Irish-American Horror and Fantasy Movies: Leprechaun 2 (1994)

"Leprechaun 2": A film that almost makes the case that Hollywood is the perfect town for an evil Irish spirit.

“Leprechaun 2”: A film that almost makes the case that Hollywood is the perfect town for an evil Irish spirit.

Leprechaun 2 (1994)

Written by: Turi Meyer, Al Septien
Directed by: Rodman Flender
Starring: Warwick Davis, Charlie Heath, Shevonne Durkin
Summary: An unsatisfying, charisma-free sequel to “Leprechaun” that manages a few amusingly oddball moments.

This is the first sequel to 1993’s “Leprechaun,” and there would be four more and a reboot, but this would be the last intended for theaters; the rest would go straight to video, although the reboot had a limited theatrical run. “Leprechaun 2” was the recipient of some bad reviews, but, then, so was the first film, and that made almost 10 times its budget in ticket sales.

But “Leprechaun 2” floundered in the theater, and is perhaps the most reviled in the series, which is saying a lot, as “Leprechaun” films aren’t well-regarded in general.  The critical reviews on the aggregator site Rotten Tomatoes alternate between comically galled (“Because there were so many unanswered questions from Part 1.”) and the more straightforwardly galled (“i still hate leprechauns”), and the audience reviews are a little more generous, but also generally disappointed.

“Leprechaun 2” isn’t really a sequel; it’s more like a variation on a theme. Warwick Davis is back as the titular leprechaun, but the film ignores any attempt at continuity between the earlier film and this one. Instead, writers Turi Meyer and Al Septien concoct their own set of fairy tale rules for the story, and, to their credit, stick to them.

So this film doesn’t bother with the leprechaun’s previous obsession with cleaning and mending shoes, but instead gives him a millennium-long hunt for a bride, chased through history from ancient Ireland to modern Los Angeles. It is a marriage created by three sneezes, and can be undone by a listener responding with “God bless you.” It’s a strange conceit, and yet has a certain fairy tale logic — after all, sneezes were once viewed as prophetic signs or as the mark of an evil spirit.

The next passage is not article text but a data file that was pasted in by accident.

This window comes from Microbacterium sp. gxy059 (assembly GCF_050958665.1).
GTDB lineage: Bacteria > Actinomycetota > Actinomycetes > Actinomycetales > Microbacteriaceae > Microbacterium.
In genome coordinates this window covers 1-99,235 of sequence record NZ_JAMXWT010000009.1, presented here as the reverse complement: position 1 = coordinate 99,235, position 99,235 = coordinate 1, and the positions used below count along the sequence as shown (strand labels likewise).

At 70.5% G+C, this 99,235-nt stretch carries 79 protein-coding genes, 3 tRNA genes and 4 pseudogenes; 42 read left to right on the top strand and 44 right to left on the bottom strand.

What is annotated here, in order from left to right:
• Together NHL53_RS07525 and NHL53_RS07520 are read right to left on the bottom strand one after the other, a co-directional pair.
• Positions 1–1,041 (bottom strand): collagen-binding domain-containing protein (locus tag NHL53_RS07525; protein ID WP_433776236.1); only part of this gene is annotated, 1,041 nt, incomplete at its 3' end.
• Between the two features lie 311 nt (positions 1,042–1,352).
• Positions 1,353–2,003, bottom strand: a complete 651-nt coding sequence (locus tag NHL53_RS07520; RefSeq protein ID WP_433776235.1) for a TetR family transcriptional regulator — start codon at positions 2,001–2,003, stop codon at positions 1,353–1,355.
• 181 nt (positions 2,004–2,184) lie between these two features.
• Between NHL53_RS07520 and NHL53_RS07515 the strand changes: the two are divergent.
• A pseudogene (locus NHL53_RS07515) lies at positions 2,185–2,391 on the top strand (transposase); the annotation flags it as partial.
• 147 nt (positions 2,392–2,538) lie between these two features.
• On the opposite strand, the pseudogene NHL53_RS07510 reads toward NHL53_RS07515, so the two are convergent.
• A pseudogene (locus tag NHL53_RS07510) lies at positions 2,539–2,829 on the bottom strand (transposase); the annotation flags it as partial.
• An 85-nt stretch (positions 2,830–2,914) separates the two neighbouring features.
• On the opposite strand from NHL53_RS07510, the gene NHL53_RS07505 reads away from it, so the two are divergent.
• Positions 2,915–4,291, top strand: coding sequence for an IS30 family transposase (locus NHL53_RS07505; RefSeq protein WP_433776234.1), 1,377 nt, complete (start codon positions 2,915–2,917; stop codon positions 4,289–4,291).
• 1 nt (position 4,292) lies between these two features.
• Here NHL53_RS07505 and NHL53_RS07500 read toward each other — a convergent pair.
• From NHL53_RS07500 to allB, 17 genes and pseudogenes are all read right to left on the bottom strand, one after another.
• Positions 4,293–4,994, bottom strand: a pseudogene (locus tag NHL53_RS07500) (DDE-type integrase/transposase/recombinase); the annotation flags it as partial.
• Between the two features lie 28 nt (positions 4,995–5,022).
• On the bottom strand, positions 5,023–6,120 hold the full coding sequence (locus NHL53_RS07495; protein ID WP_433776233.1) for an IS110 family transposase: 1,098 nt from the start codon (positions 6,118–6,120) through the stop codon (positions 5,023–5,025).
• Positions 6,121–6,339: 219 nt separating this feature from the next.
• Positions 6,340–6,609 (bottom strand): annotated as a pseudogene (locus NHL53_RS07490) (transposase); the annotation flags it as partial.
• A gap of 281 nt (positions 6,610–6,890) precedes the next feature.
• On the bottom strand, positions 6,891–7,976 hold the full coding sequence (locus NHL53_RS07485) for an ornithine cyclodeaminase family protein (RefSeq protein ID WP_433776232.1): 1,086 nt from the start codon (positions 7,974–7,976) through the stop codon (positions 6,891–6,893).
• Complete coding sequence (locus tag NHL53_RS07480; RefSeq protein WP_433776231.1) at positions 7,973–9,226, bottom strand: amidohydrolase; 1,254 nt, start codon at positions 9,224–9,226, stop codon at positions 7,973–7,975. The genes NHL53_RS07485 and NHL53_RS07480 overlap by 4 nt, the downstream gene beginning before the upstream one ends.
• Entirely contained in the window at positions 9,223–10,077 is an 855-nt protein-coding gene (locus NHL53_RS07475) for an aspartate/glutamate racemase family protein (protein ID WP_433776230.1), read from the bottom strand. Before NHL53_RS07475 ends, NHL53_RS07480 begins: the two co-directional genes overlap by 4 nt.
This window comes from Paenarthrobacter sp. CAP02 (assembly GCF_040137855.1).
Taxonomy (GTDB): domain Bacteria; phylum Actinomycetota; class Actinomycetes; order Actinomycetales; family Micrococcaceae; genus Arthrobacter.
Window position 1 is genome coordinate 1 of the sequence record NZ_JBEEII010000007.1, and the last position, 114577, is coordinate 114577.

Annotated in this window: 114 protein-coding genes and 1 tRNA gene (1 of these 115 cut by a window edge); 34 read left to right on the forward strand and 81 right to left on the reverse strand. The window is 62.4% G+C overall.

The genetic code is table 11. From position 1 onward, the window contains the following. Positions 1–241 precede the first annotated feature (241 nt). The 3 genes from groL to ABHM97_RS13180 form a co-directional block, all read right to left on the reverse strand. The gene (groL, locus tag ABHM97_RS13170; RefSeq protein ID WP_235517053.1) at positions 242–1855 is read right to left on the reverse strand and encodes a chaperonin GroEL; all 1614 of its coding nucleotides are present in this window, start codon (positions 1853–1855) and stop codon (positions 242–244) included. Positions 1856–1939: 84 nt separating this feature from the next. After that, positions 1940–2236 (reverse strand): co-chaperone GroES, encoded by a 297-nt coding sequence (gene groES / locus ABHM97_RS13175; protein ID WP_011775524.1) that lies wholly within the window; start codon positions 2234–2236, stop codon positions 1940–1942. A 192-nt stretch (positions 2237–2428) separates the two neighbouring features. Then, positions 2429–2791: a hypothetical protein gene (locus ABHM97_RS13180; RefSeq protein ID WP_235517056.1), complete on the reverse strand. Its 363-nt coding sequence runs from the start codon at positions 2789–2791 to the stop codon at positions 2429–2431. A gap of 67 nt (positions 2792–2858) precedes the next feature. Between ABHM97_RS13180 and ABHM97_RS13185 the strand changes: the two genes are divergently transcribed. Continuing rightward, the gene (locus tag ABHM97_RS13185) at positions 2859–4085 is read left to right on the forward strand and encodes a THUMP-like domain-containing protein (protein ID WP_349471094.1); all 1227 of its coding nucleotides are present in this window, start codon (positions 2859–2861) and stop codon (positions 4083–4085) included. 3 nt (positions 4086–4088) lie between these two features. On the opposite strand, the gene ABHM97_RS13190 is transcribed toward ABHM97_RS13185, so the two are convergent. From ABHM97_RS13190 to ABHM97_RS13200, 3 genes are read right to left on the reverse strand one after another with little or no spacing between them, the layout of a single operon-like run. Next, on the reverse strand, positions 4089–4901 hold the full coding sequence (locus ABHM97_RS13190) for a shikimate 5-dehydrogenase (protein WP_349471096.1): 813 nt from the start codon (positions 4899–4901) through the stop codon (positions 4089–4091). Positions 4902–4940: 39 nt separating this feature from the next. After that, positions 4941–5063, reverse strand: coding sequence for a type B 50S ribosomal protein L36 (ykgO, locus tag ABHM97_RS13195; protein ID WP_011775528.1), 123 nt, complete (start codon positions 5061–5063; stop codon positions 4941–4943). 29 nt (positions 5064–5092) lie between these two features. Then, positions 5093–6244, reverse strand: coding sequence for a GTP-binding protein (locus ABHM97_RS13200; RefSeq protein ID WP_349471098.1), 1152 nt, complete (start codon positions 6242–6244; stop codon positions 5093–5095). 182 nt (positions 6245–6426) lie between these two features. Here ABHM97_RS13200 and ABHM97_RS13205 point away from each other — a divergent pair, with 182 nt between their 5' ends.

Unfortunately, the film’s premise is unsettled by some failings in direction. The series creator and first director, Mark Jones, was a rather nonsensical storyteller, but had an eye for talent. So the first “Leprechaun” movie benefited from a scrappy performance from Jennifer Anniston, as well as an eccentric collection of secondary characters.

Warwick Davis tries to play up his role as a malevolent trickster opposite them, but might as well be acting opposite a pair of listless pine cone.
The cast in this film is, for the most part, rather anonymous. There is a male lead, Charlie Heath, who plays the part gamely but without much charisma, and a female lead, Shevonne Durkin, who often seems a little lost throughout the film and, as a result, mostly produces awkward, accidentally comical line readings. Warwick Davis tries to play up his role as a malevolent trickster opposite them, but might as well be acting opposite a pair of listless pine cone.

Nonetheless, the film does have a genuine oddness around its edges. This doesn’t save the film, precisely, but does recuse it from being unwatchable. The film is set in a Hollywood filled with alcoholic hucksters attempting to make a buck off tragedy — the male lead works for his uncle’s business, which involves driving a hearse filled with disinterested tourists to Hollywood’s more gruesome historical sites.